Over the past few years it has become more acceptable to talk about mental health, and, in particular, mental illnesses. And the more we talk about mental health, the more we realise how widespread mental health issues are, whether they require medical intervention or not. Many people live with mental illnesses, coping with them most of the time, and only at times, needing extra support.
Some of the statistics around mental health make depressing reading (no pun intended); 1 in 4 British people experience at least one diagnosable mental health problem in a year, and between 8 and 12 percent of the uk population will experience depression in any year.
So, with this knowledge in mind, what can we do to help stay mentally healthy, or help cope with periods where we are struggling. Obviously, you should go to your GP if you are really struggling to deal with life, for a diagnosis and options for strategies to deal with the problem. As well as medication, psychological therapies may be suggested, as well as alternative therapies, including mindfulness and meditation. But exercise can also be prescribed as a therapy.
So, we know that we often get “a buzz” after exercising, due to the release of endorphins (our happy hormones), so this can be used to help improve your mood if you are feeling low or are trying to control mild mental health problems. The issue can be having the motivation to actually go and do the exercise, even though you know you will feel better for it afterwards, so arranging to go to a class with a friend can be a good way to help you overcome this. Or booking a class directly after going to the previous one so you are committing to it while you are still feeling the benefits of the previous session. You also need to remove as many other barriers to going to exercise as possible (we talked about some ideas in my blog in September 2018).
Group exercise classes are the best option to help with mental health, as they offer social interaction, with support from other class members as well as the class instructor, and they are often more fun and enjoyable than simply going to the gym. It is important to find a class that you enjoy so that you want to go; if you are new to exercise, it is wise to try a specific style of class a few times, before deciding whether you enjoy it or not, as it takes a few sessions to get used to what is involved. If you have been exercising a while, then perhaps add another style of class to your weekly routine to help you stay motivated. At Fitness Fairy, we are constantly looking at ways to offer a wider variety of classes, so that you are sure to find one or more suitable for you. Music is also a great way to lift your mood, and we choose our music to help motivate and inspire you.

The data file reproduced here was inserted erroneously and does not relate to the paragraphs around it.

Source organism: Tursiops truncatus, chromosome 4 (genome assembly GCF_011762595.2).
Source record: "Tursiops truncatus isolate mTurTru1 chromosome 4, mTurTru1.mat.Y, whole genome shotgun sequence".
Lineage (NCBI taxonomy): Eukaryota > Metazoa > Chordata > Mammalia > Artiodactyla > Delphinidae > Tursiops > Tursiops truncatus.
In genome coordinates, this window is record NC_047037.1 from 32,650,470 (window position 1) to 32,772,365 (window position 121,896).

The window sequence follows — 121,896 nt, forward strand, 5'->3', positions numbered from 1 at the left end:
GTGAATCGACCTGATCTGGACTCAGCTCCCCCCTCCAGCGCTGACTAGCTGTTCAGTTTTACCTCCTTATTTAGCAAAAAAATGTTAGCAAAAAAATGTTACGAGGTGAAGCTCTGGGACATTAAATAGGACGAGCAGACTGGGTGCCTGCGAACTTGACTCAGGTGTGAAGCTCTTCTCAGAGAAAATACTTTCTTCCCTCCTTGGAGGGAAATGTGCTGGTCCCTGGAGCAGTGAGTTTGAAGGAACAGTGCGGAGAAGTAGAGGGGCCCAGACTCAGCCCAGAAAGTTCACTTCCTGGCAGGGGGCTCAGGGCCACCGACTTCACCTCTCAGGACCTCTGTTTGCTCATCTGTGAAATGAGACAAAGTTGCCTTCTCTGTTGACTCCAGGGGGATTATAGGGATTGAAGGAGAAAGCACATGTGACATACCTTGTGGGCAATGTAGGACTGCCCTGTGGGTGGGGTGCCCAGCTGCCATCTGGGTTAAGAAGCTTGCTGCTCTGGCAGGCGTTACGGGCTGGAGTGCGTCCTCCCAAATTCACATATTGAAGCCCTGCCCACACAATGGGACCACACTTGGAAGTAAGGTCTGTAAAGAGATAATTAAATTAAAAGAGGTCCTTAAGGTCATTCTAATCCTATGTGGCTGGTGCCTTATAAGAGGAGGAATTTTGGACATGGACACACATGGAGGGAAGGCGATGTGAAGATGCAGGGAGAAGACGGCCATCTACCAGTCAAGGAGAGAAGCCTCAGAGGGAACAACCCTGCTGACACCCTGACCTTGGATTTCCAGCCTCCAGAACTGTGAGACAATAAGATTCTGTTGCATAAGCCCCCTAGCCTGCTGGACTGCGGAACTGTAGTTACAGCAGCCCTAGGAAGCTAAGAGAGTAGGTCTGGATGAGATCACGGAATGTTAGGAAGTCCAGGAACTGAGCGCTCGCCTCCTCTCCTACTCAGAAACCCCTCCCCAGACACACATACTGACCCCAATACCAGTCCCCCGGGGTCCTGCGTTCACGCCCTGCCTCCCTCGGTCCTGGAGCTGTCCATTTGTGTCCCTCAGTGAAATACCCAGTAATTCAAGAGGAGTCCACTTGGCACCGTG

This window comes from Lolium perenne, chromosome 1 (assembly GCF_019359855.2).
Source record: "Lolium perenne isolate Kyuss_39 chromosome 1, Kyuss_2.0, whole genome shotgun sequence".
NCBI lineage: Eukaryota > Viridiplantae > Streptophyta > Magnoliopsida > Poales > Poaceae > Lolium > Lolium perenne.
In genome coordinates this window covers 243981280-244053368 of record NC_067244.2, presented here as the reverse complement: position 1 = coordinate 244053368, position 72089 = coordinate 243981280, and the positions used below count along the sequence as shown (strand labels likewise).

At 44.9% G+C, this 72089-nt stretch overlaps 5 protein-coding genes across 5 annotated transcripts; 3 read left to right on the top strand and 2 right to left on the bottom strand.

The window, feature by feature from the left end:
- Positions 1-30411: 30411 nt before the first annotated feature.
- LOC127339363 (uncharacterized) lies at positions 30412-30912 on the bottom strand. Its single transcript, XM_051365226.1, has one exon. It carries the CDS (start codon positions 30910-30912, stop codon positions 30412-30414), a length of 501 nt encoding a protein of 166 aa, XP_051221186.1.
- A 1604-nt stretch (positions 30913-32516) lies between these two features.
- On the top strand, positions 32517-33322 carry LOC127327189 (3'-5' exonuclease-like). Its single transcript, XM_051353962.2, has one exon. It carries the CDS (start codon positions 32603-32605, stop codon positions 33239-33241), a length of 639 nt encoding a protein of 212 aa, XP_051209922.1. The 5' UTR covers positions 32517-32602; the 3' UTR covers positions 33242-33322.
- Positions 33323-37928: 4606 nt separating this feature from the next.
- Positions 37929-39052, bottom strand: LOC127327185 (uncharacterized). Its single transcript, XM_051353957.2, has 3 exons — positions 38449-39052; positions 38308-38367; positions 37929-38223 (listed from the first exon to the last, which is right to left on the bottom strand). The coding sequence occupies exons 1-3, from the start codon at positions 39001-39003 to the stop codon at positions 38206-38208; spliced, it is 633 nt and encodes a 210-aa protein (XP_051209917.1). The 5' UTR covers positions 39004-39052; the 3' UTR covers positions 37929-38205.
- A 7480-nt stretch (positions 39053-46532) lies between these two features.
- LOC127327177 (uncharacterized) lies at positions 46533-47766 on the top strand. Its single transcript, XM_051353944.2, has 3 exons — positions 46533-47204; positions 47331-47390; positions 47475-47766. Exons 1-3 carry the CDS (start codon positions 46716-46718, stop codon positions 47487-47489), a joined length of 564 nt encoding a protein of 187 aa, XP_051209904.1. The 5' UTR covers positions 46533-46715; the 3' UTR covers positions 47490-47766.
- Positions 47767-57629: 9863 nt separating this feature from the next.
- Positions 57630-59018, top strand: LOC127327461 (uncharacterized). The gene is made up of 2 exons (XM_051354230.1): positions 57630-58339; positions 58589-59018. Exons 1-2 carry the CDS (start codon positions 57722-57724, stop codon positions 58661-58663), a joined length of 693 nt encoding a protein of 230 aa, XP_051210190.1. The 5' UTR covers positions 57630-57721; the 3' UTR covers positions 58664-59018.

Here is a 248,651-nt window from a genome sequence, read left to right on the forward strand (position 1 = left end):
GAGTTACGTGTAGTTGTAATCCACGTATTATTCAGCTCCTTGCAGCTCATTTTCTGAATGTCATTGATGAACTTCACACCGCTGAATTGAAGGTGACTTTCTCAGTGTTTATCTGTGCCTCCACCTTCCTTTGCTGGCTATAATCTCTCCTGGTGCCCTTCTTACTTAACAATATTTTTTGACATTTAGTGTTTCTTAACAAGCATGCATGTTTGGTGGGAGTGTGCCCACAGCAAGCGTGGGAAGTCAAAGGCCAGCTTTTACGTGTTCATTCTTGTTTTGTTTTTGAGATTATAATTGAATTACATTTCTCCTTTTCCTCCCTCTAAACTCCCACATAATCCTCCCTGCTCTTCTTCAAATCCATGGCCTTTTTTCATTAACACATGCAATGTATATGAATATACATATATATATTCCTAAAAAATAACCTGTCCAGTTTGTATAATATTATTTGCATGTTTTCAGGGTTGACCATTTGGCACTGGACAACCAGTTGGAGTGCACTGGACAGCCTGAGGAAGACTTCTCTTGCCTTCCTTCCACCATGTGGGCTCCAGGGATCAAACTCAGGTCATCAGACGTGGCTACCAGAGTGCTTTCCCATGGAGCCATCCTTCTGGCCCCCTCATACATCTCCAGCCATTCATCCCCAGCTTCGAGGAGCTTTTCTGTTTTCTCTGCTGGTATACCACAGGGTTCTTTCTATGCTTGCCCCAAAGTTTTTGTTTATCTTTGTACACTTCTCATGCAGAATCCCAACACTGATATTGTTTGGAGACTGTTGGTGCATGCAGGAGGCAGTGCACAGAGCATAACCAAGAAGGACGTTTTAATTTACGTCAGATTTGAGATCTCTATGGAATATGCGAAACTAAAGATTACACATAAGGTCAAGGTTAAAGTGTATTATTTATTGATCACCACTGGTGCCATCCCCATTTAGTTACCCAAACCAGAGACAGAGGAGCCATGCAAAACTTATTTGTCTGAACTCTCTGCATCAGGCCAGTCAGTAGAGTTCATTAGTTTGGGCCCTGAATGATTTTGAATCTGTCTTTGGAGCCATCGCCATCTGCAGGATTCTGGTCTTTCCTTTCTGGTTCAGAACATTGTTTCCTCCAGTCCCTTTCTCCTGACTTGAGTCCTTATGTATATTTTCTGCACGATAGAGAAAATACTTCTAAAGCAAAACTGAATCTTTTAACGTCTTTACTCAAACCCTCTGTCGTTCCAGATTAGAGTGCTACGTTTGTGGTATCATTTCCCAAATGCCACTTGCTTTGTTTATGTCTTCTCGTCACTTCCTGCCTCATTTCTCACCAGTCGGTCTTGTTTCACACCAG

One of the other things to think about, is that exercise can actually be a preventative option for mild mental health issues; if you experience the exercise induced highs several times a week, you are more likely to be able to cope with small setbacks, than if you are constantly stressed and never do anything to relax in your weekly routine. Talking about relaxation, if a more traditional group exercise class doesn’t inspire you, what about yoga, or box-fit; yoga is widely recognised as an excellent mind body class, and for many people there is nothing quite as stress-busting as popping on some gloves and throwing a few (controlled) punches at some pads (if you haven’t tried it, I highly recommend it)!
And if you are feeling like no-one understands, just realise that in most classes of say 20 people, the statistics would suggest 5 of them will have had a mental health issue in the past year and even more will most likely know someone who is suffering or has suffered.
Mental Health Foundation: A charity that supports and campaigns for persons with mental health conditions: www.mentalhealth.org.uk
Mind: A mental health charity supporting persons with mental health conditions in England and Wales. www.mind.org.uk
Time to Change: A social movement in England to Challenge stigma attached to mental health: www.time-to-change.org.uk/home